with the ability to define mode of action and identify the resulting cellular response.” He added Plant Response Biotech has a commercial team focused solely on biologicals, which will help advance Koch Biological Solutions’ product pipeline. “Plant Response Biotech, being a Spanish company, has a strong presence in Europe, and Koch Biological Solutions is well established in the U.S. Together, this new company has global potential,” Warner explained. Justin Hoppas, executive vice president for Koch Agronomic Services, said the formation of the new company supports Koch’s commitment to create value for customers and meet their evolving needs.

“We are pleased to combine our world-class R&D capability into a new entity with focused commercial capabilities and a globally recognized investor group,” he said. “We are excited to offer the marketplace 12 science-based products designed to mitigate abiotic stress, provide intrinsic y ield improvement, enhance plant innate immunity and increase nutrient use efficiency,” added Tom Snipes, CEO of Plant Response Biotech. Snipes said the new company will be headquartered in Raleigh and will have multisite operations with R&D in Hayward, California, as well as EMEA R&D and commercial operations headquartered in Madrid, Spain.


A4 Friday, December 6, 2019

| INDIANA AGRINEWS | www.agrinews-pubs.com

WINTER GETAWAY

Making a list for Christmas at the Zoo New additions in Indianapolis By Erica Quinlan

AGRINEWS PUBLICATIONS

INDIANAPOLIS — Whether you want to watch animals with your kids or enjoy a romantic, late-night stroll under the Christmas lights, there’s plenty to do at the Indianapolis Zoo this holiday season. Christmas at the Zoo will run daily through Dec. 30, closing Christmas Eve and Christmas Day. The zoo opens at noon, and Christmas at the Zoo activities go from 5 to 9 p.m., extended until 10 p.m. on Fridays and Saturdays. “This year, we’ve added even more lights displays and additional opportunities for guests to meet Santa before Christmas,” said Carla Knapp, zoo spokeswoman. “Santa’s Village is our largest recent addition and has been hugely popular with guests. Our Tunnel of Lights has become the zoo’s most photo-worthy spot after dark. “Plus, kids can decorate cookies with Mrs. Claus, see Santa’s sleigh and reindeer, meet penguins and visit with the Jolly Old Elf himself.”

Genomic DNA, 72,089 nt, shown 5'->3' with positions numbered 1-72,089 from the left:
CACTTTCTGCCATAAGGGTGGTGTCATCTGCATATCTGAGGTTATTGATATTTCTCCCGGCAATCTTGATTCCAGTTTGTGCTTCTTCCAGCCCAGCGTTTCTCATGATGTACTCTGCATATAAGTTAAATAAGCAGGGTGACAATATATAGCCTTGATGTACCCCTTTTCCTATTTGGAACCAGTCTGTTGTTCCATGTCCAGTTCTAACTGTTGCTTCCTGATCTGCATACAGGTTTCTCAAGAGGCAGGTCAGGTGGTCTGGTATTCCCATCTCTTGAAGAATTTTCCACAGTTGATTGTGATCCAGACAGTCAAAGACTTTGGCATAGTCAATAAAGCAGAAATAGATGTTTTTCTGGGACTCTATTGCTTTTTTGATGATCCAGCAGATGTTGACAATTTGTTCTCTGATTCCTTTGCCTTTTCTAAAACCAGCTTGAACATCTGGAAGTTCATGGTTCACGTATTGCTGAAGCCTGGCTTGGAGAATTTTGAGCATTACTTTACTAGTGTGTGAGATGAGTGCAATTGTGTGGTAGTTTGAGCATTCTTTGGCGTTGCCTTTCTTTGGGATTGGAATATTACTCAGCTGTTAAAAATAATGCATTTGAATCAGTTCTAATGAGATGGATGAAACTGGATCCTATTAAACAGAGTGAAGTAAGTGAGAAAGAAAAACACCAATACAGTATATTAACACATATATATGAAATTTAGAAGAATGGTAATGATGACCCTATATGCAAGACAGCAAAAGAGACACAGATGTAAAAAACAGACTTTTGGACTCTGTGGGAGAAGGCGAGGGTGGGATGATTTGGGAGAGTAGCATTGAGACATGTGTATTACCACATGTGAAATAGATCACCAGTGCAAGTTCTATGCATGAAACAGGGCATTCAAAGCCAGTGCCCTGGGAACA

Here’s a list of 10 things to do at the zoo: 1.Listen to local choirs sing each night on Holiday Harmony Stage. 2. Visit the Hilbert Conservatory at the Indianapolis Zoo. It has a 5,000-square-foot indoor garden with holiday displays. 3. Indulge in holiday goodies from Santa’s Sweet Shop. 4. Ride the White River Junction Train to see Christmas lights, or take a spin on the carousel. 5. Make a gift for the animals. Visit the Simon Skjodt International Orangutan Center to create paper chains, which are used as enrichment for animals. 6. Warm up by a campfire inside Santa’s Village. 7. Get your photo taken with Santa Claus. 8. Explore the Snowflakery, a mirror maze that is full of wintry twists and turns. 9. Walk through the Tunnel of Lights. 10. Experience a penguin encounter from 6 to 8 p.m. daily. Learn more at www. indianapoliszoo.com.

Get your picture taken with Santa Claus at Christmas at the Zoo in Indianapolis. A cheetah (left) roam its territory at the zoo. Many of the animals, including brown bears and tigers, are active in the cold weather. PROVIDED PHOTOS/INDIANAPOLIS ZOO

Erica Quinlan can be reached at 800-426-9438, ext. 193, or equinlan@ agrinews-pubs.com. Follow her on Twitter at: @AgNews_Quinlan.

World of Corn Award to Robbins, Kettler By Tom C. Doran

AGRINEWS PUBLICATIONS